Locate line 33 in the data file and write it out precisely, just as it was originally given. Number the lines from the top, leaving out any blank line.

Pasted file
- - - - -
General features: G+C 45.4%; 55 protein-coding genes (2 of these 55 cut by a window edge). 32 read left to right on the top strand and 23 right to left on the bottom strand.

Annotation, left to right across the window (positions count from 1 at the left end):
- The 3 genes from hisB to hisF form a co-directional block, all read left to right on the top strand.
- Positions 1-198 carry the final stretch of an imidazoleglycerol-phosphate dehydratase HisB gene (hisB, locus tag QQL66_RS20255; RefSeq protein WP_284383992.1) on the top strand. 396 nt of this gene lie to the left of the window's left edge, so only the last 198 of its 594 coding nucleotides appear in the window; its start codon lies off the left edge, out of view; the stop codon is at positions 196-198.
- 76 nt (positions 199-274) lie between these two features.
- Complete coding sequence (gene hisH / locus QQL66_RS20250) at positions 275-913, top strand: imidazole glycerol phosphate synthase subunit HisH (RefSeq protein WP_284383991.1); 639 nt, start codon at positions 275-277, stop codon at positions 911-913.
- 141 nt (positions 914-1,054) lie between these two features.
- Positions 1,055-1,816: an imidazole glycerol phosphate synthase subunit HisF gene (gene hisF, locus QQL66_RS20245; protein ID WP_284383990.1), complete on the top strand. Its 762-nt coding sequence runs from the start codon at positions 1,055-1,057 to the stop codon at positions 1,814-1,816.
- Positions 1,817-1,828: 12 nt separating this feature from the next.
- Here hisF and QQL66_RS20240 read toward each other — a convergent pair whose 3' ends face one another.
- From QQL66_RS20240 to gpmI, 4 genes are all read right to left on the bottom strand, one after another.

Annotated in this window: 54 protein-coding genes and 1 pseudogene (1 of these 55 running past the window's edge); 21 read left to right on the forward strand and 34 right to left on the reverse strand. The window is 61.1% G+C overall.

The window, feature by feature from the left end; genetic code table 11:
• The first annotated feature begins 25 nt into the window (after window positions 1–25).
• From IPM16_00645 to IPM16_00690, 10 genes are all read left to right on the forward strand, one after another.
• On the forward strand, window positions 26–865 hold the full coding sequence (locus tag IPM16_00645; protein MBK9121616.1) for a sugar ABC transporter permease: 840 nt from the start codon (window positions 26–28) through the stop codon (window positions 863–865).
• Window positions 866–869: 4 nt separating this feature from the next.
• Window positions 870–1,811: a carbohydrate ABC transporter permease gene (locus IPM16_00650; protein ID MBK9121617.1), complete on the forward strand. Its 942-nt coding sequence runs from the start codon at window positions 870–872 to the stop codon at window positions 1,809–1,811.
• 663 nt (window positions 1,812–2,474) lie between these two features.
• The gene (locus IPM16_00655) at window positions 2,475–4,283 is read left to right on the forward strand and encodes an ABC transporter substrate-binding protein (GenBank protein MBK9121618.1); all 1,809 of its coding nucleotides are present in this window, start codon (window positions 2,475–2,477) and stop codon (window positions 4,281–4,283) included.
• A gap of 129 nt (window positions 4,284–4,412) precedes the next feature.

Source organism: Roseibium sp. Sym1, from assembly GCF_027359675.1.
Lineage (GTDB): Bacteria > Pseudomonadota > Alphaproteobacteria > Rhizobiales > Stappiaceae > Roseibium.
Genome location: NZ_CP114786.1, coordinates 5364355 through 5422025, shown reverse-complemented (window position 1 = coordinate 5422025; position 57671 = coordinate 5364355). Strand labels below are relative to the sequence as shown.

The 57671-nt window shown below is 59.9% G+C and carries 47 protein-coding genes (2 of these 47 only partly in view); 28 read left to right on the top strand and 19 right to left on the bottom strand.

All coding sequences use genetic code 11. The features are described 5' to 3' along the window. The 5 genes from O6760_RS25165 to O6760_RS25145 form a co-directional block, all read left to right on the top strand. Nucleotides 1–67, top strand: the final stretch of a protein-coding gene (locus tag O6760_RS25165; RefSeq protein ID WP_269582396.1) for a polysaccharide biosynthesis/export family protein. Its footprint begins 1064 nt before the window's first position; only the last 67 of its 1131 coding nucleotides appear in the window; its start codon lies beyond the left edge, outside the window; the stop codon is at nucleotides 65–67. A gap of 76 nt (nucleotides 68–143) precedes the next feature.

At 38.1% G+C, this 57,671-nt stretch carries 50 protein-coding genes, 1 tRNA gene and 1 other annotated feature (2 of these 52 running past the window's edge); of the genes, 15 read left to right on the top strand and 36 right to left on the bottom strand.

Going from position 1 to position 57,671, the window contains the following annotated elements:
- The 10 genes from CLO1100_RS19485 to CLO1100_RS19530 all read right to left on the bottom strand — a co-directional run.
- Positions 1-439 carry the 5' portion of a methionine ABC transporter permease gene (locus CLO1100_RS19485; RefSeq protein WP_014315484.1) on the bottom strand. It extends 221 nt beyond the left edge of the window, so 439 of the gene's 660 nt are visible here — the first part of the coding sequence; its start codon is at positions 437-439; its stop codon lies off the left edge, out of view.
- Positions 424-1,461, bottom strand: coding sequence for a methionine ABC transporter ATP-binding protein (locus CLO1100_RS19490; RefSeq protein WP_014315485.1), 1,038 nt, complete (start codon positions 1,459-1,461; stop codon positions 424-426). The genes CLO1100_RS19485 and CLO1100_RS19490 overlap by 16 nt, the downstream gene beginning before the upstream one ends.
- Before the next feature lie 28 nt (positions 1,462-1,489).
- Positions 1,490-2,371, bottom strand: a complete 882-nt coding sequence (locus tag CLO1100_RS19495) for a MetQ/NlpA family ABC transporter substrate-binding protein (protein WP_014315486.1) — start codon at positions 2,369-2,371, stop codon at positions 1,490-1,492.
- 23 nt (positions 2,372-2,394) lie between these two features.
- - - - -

- Positions 1,490-2,371, bottom strand: a complete 882-nt coding sequence (locus tag CLO1100_RS19495) for a MetQ/NlpA family ABC transporter substrate-binding protein (protein WP_014315486.1) — start codon at positions 2,369-2,371, stop codon at positions 1,490-1,492.